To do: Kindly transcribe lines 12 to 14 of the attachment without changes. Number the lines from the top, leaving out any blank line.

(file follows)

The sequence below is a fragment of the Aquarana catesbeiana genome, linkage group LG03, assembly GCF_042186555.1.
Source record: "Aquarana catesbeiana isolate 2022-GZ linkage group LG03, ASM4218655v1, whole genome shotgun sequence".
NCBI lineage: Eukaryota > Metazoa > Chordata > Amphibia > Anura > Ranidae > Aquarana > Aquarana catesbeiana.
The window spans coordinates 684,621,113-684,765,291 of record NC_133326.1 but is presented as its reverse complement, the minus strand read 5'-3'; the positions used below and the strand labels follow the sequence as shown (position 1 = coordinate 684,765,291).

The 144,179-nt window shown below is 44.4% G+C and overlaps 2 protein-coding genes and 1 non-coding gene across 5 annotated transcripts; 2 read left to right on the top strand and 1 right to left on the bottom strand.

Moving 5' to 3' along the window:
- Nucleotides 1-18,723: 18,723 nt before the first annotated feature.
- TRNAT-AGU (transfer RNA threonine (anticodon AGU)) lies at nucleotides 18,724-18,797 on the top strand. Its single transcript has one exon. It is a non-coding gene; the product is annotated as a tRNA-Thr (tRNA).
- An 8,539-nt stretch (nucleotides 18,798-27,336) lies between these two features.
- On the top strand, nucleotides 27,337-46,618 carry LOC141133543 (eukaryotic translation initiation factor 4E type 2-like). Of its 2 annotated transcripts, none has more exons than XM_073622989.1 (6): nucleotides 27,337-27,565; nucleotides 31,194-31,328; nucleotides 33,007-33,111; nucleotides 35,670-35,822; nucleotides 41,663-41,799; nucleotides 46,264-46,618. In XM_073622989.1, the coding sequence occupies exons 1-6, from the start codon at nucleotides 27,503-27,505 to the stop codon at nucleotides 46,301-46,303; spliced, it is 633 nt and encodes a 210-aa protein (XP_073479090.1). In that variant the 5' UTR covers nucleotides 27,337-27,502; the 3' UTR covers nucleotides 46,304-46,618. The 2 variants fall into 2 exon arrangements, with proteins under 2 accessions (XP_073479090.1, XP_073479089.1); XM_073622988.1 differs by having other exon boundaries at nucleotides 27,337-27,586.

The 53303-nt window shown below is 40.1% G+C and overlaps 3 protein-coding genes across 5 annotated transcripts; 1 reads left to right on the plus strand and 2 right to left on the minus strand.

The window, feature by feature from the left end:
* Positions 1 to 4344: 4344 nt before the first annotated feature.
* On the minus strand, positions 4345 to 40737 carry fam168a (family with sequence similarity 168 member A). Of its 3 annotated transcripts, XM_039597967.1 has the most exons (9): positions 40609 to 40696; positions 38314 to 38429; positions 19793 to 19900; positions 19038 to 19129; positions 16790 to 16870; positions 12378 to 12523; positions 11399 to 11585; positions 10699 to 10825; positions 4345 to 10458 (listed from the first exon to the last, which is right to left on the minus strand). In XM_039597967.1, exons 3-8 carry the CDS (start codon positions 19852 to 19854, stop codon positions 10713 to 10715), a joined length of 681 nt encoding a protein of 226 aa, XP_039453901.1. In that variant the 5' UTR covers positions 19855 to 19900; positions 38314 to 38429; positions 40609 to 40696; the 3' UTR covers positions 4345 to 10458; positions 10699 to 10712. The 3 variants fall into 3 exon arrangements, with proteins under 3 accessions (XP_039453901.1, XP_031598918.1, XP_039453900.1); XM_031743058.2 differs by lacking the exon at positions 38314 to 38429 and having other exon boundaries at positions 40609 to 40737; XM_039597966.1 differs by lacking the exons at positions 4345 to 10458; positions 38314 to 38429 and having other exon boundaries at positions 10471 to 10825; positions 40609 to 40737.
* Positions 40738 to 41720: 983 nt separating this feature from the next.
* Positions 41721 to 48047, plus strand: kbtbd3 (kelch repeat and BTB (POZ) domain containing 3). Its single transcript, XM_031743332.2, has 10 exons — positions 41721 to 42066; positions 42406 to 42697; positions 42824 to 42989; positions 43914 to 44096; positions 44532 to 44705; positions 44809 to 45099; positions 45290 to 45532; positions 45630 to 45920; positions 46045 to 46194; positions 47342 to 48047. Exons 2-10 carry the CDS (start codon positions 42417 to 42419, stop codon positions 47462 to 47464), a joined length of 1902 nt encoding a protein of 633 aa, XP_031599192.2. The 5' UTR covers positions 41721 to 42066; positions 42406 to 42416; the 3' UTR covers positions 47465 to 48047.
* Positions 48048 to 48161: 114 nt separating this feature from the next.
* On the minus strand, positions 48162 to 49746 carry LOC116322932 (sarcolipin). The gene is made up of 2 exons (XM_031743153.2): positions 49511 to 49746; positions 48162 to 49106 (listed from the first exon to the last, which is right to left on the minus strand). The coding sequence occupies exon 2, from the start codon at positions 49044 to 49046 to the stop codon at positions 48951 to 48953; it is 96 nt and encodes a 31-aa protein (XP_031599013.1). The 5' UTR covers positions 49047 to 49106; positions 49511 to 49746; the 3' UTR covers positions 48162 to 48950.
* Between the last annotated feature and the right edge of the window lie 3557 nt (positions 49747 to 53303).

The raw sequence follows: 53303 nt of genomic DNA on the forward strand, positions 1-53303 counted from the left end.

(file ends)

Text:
The window, feature by feature from the left end:
* Positions 1 to 4344: 4344 nt before the first annotated feature.
* On the minus strand, positions 4345 to 40737 carry fam168a (family with sequence similarity 168 member A). Of its 3 annotated transcripts, XM_039597967.1 has the most exons (9): positions 40609 to 40696; positions 38314 to 38429; positions 19793 to 19900; positions 19038 to 19129; positions 16790 to 16870; positions 12378 to 12523; positions 11399 to 11585; positions 10699 to 10825; positions 4345 to 10458 (listed from the first exon to the last, which is right to left on the minus strand). In XM_039597967.1, exons 3-8 carry the CDS (start codon positions 19852 to 19854, stop codon positions 10713 to 10715), a joined length of 681 nt encoding a protein of 226 aa, XP_039453901.1. In that variant the 5' UTR covers positions 19855 to 19900; positions 38314 to 38429; positions 40609 to 40696; the 3' UTR covers positions 4345 to 10458; positions 10699 to 10712. The 3 variants fall into 3 exon arrangements, with proteins under 3 accessions (XP_039453901.1, XP_031598918.1, XP_039453900.1); XM_031743058.2 differs by lacking the exon at positions 38314 to 38429 and having other exon boundaries at positions 40609 to 40737; XM_039597966.1 differs by lacking the exons at positions 4345 to 10458; positions 38314 to 38429 and having other exon boundaries at positions 10471 to 10825; positions 40609 to 40737.